Come, Mothers, Lay Your Burdens Down: A 21st Century Africana Resource for Mother’s Day

by the Rev. Sherrie Dobbs Johnson

Gathering Call
God made Sunday for mothers.
A time to be "Marys" and sit at the feet of Jesus.


Come, mothers, lay your burdens down and sit at the feet of Jesus.
Come, fathers, lay your burdens down and sit at the feet of Jesus.
Come grandmothers and grandfathers,
lay your burdens down and sit at the feet of Jesus.
Come children, lay your burdens down
and sit at the feet of Jesus.
Come, singles, lay your burdens down
and sit at the feet of Jesus.
Come, neighbors, lay your burdens down
and sit at the feet of Jesus.
Come, strangers, lay your burdens down and sit at the feet of Jesus.

Leader: Come, ye that love the Lord, and sit at the feet of Jesus.

Opening Hymn: "Marching to Zion," 3, Songs of Zion or United Methodist Hymnal, 733

Opening Prayer
God, our protector; God, our defender; Father and Mother God, thank you for never leaving us alone. No matter who else lets us down, we know you never will. Although we may not understand when bad things happen to us, help us to call upon your name. No matter what we call you, you are the same God of Abraham and Sarah, of Isaac and Ishmael, and of Hagar. You are also our God. We know you more clearly through your Son, Jesus Christ. We know that you are the same God who sent water to Hagar in Beersheba and to Moses and the Hebrews in the wilderness. Send water now to the women, children, and men in Iraq, and in Afghanistan, and in the United States, and in Israel, and in Haiti, and everywhere your children thirst, whether for water or for your Spirit.

If you save us, we will be saved indeed, on earth and in heaven. Thank you for helping us hold out just one more day. Thank you for hearing our cry. Thank you for answering our prayers in your time and in your way and for giving us what we need, even before we knew we needed it.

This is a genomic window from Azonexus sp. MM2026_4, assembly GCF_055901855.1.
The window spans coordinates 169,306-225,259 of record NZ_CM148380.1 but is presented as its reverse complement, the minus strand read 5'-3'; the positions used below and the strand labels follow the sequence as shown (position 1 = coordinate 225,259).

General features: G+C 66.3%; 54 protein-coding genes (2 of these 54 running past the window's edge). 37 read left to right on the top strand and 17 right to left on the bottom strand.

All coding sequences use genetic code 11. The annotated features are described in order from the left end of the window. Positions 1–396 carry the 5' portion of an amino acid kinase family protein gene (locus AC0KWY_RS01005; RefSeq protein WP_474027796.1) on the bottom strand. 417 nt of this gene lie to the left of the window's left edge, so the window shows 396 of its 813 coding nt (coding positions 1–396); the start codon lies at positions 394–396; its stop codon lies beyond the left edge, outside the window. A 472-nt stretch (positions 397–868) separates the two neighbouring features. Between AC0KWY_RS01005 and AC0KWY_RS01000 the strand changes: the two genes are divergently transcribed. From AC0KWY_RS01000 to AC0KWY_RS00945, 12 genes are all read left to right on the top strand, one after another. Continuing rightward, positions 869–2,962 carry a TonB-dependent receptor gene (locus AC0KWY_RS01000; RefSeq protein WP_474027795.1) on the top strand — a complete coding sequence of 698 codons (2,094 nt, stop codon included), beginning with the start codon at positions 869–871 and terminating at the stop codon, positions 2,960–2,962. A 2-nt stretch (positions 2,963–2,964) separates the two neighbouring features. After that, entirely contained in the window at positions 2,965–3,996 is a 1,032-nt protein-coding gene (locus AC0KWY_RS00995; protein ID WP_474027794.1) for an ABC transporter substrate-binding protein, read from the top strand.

You are, indeed, a great God, and so we give you praise. Mother God, this is your special day. Hear our praise as we celebrate it with you. Amen.

Scripture: Genesis 21: 9-21

Special Music: "Sometimes I Feel Like a Motherless Chile," 83, Songs of Zion (solo, instrumental, or with dance)

(An easy-to-use sacred dance resource with step-by-step illustrations is Dancing through the Christian Calendar by Sylvia B. Bryant, nationally renowned, African American liturgical dance artist.)

Sermon Suggestion: "Mother's Helping Hand"
Summary: Those who "mother" need a helping hand from time to time. Many of us have been mothers who needed a helping hand, and God did not let us down. God sent us friends, helpmates, opportunities. Many of us are mothers in need of a helping hand right now. Our God can do exceedingly, abundantly more than we can ask or even imagine.

Abraham and Sarah chose to be God's people because they believed God had chosen them. Their Egyptian slave woman, Hagar, also had a relationship with the God of Abraham. God comforted Hagar when she ran away from home while she was pregnant with Ishmael. God was her helping hand. Sixteen years later, when Sarah's anger drove Hagar away for good, God helped her keep her son from dying in the wilderness from thirst and starvation. God cared for Hagar in her wilderness experience just as God had provided food and drank to the Israelites in their wilderness wanderings. God made the descendants of Hagar's son a Great Nation too, just as God made a Great Nation of the descendants of Sarah's son.

Many mothers of African descent can identify with this biblical mother of African descent from Egypt. What God did for Hagar, God has done down through history and will continue to do for us.

So now, God of us all, teach us how to allow you to comfort and protect us as you comforted and protected Hagar. Help us turn away from doing harm for harm, evil for evil. Show us how to love all your children. Show us the way to be helping hands to all your children. We do not want to wait until we all get to heaven to sing together and shout together of your amazing love. Free us to shout now! Amen.

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Sherrie Dobbs Johnson is the pastor of Grace United Methodist Church in Brooklyn, NY.

"21st Century Africana Liturgy Resources for Mother's Day" Copyright © 2005 the Rev. Sherrie Dobbs Johnson. Used with permission.

Categories: Worship, Worship Planning, Lectionary Planning Archive, Services and Liturgies, 21st Century Africana, 21st Century Liturgy, Other